Congestive Heart Failure: Worldwide Issue

Prevalence

Congestive heart failure (CHF) is a critical public health problem that is prevalent worldwide in terms of mortality and morbidity. Despite the progress in the study of its pathogenesis, diagnostics, and treatment, the outcomes of patients with CHF remain unfavorable (Ambrosy et al., 2014).

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According to the results of the study conducted by the Centers for Disease Control and Prevention (CDC), approximately 5.7 million Americans have CHF, while every ninth death is caused or affected by this disease (“Heart failure fact sheet,” 2016). The mentioned organization also reports that patients diagnosed with CHF tend to die within the next five years, and the costs for treating them are estimated at $30.7 billion per year (“Heart failure fact sheet,” 2016). The risk factors include hypertension, overweight, obesity, coronary disease, diabetes, smoking, et cetera.

Causes, Role of Patients, and Economic Burden

Atrial fibrillation (AF) is the most frequent violation of the rhythm of the heart, which leads to CHF. Worldwide, more than 33 million people suffer from AF, and this type of arrhythmia develops in more than 5 million people annually (Suman-Horduna et al., 2013). CHF patients with AF have a low quality of life, which is caused by non-compliance with clinical recommendations and ineffective anticoagulant therapy, as reported by Suman-Horduna et al. (2013).

The development of one condition can provoke the occurrence of another. A reduction in cardiac output due to loss of the contribution of the systole of the atria and decrease in the time of diastolic filling of the left ventricle leads to the development of CHF (Suman-Horduna et al., 2013; Yancy et al., 2017). Given the fact that the number of patients with CHF and AF is steadily increasing every year, the questions of optimal anticoagulant therapy become extremely urgent.

The problem of measuring CHF cases and evaluating the prevalence of the disease is associated with recording patient data. Schultz, Rothwell, Chen, and Tu (2013) state that hospital and discharge records are critical to provide appropriate follow-up for patients and prevent further hospitalizations. Based on the analysis of nine algorithms, the authors discover that the integration of ambulatory care physician billings and hospital administrative data compose the best option for determining and controlling CHF prevalence.

Consistent with the above research, Yancy et al. (2017) claim that proper and timely updates of patient records as well as attention to detail may reduce many mortality cases. In addition, as recommended by the American College of Cardiology / American Heart Association, by focusing on the treatment of concomitant and contributing disease, care providers may achieve the recognition of early CHF signs.

Several studies indicate that in-patient education is a viable way to reduce the rate of readmissions and improve the overall condition of patients with CHF. Feltner et al. (2014) explore the role of transitional care interventions in 47 trials and conclude that home-visiting programs and clinic interventions were effective in decreasing readmissions and mortality levels. The authors note that telemonitoring proved to be unhelpful in reducing high SOE that is one of the key signs of CHF.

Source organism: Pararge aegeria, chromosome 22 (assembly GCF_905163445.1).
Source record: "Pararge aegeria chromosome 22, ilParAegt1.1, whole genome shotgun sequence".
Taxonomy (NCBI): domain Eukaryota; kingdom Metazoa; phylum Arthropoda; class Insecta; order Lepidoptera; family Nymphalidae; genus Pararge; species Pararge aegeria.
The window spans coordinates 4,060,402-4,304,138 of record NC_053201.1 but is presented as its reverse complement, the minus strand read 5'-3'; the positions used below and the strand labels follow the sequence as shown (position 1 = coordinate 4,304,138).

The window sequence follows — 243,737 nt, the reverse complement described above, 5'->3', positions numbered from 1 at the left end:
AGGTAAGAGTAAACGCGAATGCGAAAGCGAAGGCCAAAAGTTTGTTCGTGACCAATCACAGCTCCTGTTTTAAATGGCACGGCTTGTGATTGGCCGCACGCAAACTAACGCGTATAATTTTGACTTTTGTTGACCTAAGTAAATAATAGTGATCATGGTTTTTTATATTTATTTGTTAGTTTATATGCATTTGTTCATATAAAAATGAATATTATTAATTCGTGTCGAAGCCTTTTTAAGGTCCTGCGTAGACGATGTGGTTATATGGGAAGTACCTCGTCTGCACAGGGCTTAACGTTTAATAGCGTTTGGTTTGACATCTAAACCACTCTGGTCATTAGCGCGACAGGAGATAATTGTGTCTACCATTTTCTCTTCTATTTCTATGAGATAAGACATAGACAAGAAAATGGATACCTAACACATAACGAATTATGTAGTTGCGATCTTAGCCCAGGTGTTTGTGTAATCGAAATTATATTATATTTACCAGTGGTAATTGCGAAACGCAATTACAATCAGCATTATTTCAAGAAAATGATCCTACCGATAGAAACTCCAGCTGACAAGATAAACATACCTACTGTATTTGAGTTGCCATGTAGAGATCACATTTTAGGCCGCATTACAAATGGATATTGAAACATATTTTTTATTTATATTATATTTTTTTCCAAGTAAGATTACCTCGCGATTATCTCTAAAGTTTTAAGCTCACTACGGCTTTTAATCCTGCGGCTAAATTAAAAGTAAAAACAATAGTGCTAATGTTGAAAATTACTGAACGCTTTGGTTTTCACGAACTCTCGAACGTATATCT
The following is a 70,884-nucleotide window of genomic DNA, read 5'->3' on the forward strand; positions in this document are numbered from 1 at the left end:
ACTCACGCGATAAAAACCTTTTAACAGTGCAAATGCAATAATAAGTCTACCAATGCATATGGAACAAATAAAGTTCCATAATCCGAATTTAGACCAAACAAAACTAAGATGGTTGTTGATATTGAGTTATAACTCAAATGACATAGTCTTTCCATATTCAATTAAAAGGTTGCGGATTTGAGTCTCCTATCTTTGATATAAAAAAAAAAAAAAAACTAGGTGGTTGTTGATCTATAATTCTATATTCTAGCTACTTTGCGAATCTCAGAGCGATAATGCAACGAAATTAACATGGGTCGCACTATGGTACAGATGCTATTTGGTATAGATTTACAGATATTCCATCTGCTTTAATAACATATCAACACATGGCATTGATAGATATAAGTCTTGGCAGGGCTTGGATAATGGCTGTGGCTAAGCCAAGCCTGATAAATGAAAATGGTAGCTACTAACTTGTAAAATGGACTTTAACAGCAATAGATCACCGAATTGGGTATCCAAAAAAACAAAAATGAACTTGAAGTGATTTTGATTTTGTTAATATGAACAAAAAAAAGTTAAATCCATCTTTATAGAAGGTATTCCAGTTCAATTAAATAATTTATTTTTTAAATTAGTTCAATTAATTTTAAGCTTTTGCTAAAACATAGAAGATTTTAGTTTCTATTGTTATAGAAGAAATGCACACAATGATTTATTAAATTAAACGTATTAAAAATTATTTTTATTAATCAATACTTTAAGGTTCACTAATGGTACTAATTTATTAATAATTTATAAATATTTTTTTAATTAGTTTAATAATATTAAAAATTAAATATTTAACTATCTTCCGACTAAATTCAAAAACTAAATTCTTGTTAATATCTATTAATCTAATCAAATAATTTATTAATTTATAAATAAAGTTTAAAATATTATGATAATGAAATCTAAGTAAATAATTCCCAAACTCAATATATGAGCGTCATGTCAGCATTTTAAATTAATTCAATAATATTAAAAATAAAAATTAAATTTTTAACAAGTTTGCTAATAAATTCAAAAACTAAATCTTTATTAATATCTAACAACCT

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The study by White et al. (2013) reveals different results: a teach-back method used to educate patients and assess learning outcomes lead to no reduction in readmissions within one month after the intervention implementation. Therefore, it is necessary to examine the role of education in a long-term period.

References

Feltner, C., Jones, C. D., Cené, C. W., Zheng, Z. J., Sueta, C. A., Coker-Schwimmer, E. J.,… Jonas, D. E. (2014). Transitional care interventions to prevent readmissions for persons with heart failure: A systematic review and meta-analysis. Annals of Internal Medicine, 160(11), 774-784.

Heart failure fact sheet. (2016). Web.

Schultz, S. E., Rothwell, D. M., Chen, Z., & Tu, K. (2013). Identifying cases of congestive heart failure from administrative data: A validation study using primary care patient records. Chronic Diseases and Injuries in Canada, 33(3), 160-166.

Suman-Horduna, I., Roy, D., Frasure-Smith, N., Talajic, M., Lespérance, F., Blondeau, L.,… AF-CHF Trial Investigators. (2013). Quality of life and functional capacity in patients with atrial fibrillation and congestive heart failure. Journal of the American College of Cardiology, 61(4), 455-460.

White, M., Garbez, R., Carroll, M., Brinker, E., & Howie-Esquivel, J. (2013). Is “teach-back” associated with knowledge retention and hospital readmission in hospitalized heart failure patients? Journal of Cardiovascular Nursing, 28(2), 137-146.

Yancy, C. W., Jessup, M., Bozkurt, B., Butler, J., Casey, D. E., Colvin, M. M.,… Hollenberg, S. M. (2017). 2017 ACC/AHA/HFSA focused update of the 2013 ACCF/AHA guideline for the management of heart failure: A report of the American College of Cardiology/American Heart Association task force on clinical practice guidelines and the heart failure society of America. Journal of the American College of Cardiology, 70(6), 776-803.

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